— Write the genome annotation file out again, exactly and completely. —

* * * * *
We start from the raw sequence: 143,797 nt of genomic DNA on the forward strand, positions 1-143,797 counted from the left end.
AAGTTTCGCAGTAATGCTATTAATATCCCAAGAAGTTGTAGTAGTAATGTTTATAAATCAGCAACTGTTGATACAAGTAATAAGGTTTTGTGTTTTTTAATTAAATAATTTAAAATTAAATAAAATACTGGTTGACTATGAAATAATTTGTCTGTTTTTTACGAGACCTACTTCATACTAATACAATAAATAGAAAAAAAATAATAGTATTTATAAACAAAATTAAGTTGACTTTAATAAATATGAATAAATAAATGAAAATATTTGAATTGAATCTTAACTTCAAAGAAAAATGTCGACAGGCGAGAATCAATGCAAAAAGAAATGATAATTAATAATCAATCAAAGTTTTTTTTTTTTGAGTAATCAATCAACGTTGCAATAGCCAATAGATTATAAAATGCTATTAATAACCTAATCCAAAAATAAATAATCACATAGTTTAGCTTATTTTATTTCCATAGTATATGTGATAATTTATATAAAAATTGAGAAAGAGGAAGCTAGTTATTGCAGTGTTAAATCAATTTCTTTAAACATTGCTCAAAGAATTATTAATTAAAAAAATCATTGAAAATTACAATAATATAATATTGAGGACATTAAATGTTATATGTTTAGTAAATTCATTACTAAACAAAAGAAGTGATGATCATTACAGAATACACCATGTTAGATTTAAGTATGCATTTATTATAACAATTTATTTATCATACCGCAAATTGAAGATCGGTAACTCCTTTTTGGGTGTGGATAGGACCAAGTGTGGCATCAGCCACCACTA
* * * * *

We start from the raw sequence: 143,797 nt of genomic DNA on the forward strand, positions 1-143,797 counted from the left end.
AAGTTTCGCAGTAATGCTATTAATATCCCAAGAAGTTGTAGTAGTAATGTTTATAAATCAGCAACTGTTGATACAAGTAATAAGGTTTTGTGTTTTTTAATTAAATAATTTAAAATTAAATAAAATACTGGTTGACTATGAAATAATTTGTCTGTTTTTTACGAGACCTACTTCATACTAATACAATAAATAGAAAAAAAATAATAGTATTTATAAACAAAATTAAGTTGACTTTAATAAATATGAATAAATAAATGAAAATATTTGAATTGAATCTTAACTTCAAAGAAAAATGTCGACAGGCGAGAATCAATGCAAAAAGAAATGATAATTAATAATCAATCAAAGTTTTTTTTTTTTGAGTAATCAATCAACGTTGCAATAGCCAATAGATTATAAAATGCTATTAATAACCTAATCCAAAAATAAATAATCACATAGTTTAGCTTATTTTATTTCCATAGTATATGTGATAATTTATATAAAAATTGAGAAAGAGGAAGCTAGTTATTGCAGTGTTAAATCAATTTCTTTAAACATTGCTCAAAGAATTATTAATTAAAAAAATCATTGAAAATTACAATAATATAATATTGAGGACATTAAATGTTATATGTTTAGTAAATTCATTACTAAACAAAAGAAGTGATGATCATTACAGAATACACCATGTTAGATTTAAGTATGCATTTATTATAACAATTTATTTATCATACCGCAAATTGAAGATCGGTAACTCCTTTTTGGGTGTGGATAGGACCAAGTGTGGCATCAGCCACCACTA